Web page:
Journal: Heart (British Cardiac Society)
The influence of social relationships on morbidity is widely accepted, but the size of the risk to cardiovascular health is unclear.
Cardiovascular disease (CVD) mortality in the UK is declining; however, CVD burden comes not only from deaths, but also from those living with the disease. This review uses national datasets with multiple years of data to present secular trends in mortality, morbidity, and treatment for all CVD and specific subtypes within the UK. We produced all-ages and premature age-standardised mortality rates by gender, standardised to the 2013 European Standard Population, using data from the national statistics agencies of the UK. We obtained data on hospital admissions from the National Health Service records, using the main diagnosis. Prevalence data come from the Quality and Outcome Framework and national surveys. Total CVD mortality declined by 68% between 1980 and 2013 in the UK. Similar decreases were seen for coronary heart disease and stroke. Coronary heart disease prevalence has remained constant at around 3% in England and 4% in Scotland, Wales, and Northern Ireland. Hospital admissions for all CVD increased by over 46 000 between 2010/2011 and 2013/2014, with more than 36 500 of these increased admissions for men. Hospital admission trends vary by country and CVD condition. CVD prescriptions and operations have increased over the last decade. CVD mortality has declined notably for both men and women while hospital admissions have increased. CVD prevalence shows little evidence of change. This review highlights that improvements in the burden of CVD have not occurred equally between the four constituent countries of the UK, or between men and women.
We aimed to derive and validate a clinical decision rule (CDR) for suspected cardiac chest pain in the emergency department (ED). Incorporating information available at the time of first presentation, this CDR would effectively risk-stratify patients and immediately identify: (A) patients for whom hospitalisation may be safely avoided; and (B) high-risk patients, facilitating judicious use of resources.
Psychosocial stress is a suggested risk for coronary heart disease (CHD). The relationship of stress resilience in adolescence with subsequent CHD risk is underinvestigated, so our objective was to assess this and investigate the possible mediating role of physical fitness.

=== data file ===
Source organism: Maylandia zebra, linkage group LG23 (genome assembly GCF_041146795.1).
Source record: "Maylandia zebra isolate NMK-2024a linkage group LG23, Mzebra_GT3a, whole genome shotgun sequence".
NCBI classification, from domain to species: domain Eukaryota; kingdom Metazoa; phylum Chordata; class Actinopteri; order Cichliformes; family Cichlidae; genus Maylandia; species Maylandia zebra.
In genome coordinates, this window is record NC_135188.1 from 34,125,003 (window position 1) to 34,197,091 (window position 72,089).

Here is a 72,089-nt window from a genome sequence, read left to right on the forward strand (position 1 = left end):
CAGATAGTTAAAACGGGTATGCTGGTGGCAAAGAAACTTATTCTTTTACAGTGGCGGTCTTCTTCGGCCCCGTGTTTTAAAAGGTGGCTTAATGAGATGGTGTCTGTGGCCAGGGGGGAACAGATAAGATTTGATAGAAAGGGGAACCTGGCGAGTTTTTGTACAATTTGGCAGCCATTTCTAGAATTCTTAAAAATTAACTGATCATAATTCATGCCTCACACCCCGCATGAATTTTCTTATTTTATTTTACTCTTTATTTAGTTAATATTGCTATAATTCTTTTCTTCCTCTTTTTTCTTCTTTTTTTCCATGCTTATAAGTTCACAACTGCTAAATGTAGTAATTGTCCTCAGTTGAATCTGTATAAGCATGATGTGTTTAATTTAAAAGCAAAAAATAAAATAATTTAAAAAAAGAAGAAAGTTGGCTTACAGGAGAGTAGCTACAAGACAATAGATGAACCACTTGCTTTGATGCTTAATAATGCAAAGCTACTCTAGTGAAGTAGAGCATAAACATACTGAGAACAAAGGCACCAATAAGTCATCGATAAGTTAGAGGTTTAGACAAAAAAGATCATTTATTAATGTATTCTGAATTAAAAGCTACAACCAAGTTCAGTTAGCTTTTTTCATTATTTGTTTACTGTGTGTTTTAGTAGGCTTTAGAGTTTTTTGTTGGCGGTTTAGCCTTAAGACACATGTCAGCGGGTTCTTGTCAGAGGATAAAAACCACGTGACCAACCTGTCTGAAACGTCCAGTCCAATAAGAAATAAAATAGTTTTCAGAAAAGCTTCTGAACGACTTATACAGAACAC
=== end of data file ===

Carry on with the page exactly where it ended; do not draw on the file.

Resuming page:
OBJECTIVE: To evaluate the scale and clinical importance of loss to follow-up of past patients with serious congenital heart disease, using a common malformation as an example. To better understand the antecedents of loss to specialist follow-up and patients' attitudes to returning. DESIGN: Cohort study using NHS number functionality. Content and thematic analysis of telephone interviews of subset contacted after loss to follow-up. PATIENTS, INTERVENTION AND SETTING: Longitudinal follow-up of complete consecutive list of all 1085 UK patients with repair of tetralogy of Fallot from single institution 1964-2009. MAIN OUTCOME MEASURES: Survival, freedom from late pulmonary valve replacement, loss to specialist follow-up, shortfall in late surgical revisions related to loss to follow-up. Patients' narrative about loss to follow-up. RESULTS: 216 (24%) of patients known to be currently alive appear not to be registered with specialist clinics; some are seen in general cardiology clinics. Their median age is 32 years and median duration of loss to follow-up is 22 years; most had been lost before Adult Congenital services had been consolidated in their present form. 48% of the late deaths to date have occurred in patients not under specialist follow-up. None of those lost to specialist follow-up has had secondary pulmonary valve replacement while 188 patients under specialist care have. Patients lost to specialist follow-up who were contacted by telephone had no knowledge of its availability. CONCLUSIONS: Loss to specialist follow-up, typically originating many years ago, impacts patient management.
Erectile dysfunction (ED) is associated with an increased risk of cardiovascular disease in healthy men. However, the association between treatment for ED and death or cardiovascular outcomes after a first myocardial infarction (MI) is unknown.
Cardiovascular disease is a global epidemic, which is largely preventable. Cardiac rehabilitation (CR) is demonstrated to be cost-effective and efficacious in high-income countries. CR could represent an important approach to mitigate the epidemic of cardiovascular disease in lower-resource settings. The purpose of this consensus statement was to review low-cost approaches to delivering the core components of CR, to propose a testable model of CR which could feasibly be delivered in middle-income countries.
Abundant, indirect epidemiological evidence indicates that influenza contributes to all-cause mortality and cardiovascular hospitalisations with studies showing increases in acute myocardial infarction (AMI) and death during the influenza season.
Current European and American guidelines recommend the perioperative initiation of a course of β-blockers in those at risk of cardiac events undergoing high- or intermediate-risk surgery or vascular surgery. The Dutch Echocardiographic Cardiac Risk Evaluation Applying Stress Echocardiography (DECREASE) family of trials, the bedrock of evidence for this, are no longer secure. We therefore conducted a meta-analysis of randomised controlled trials of β-blockade on perioperative mortality, non-fatal myocardial infarction, stroke and hypotension in non-cardiac surgery using the secure data.
To examine the association between chocolate intake and the risk of future cardiovascular events.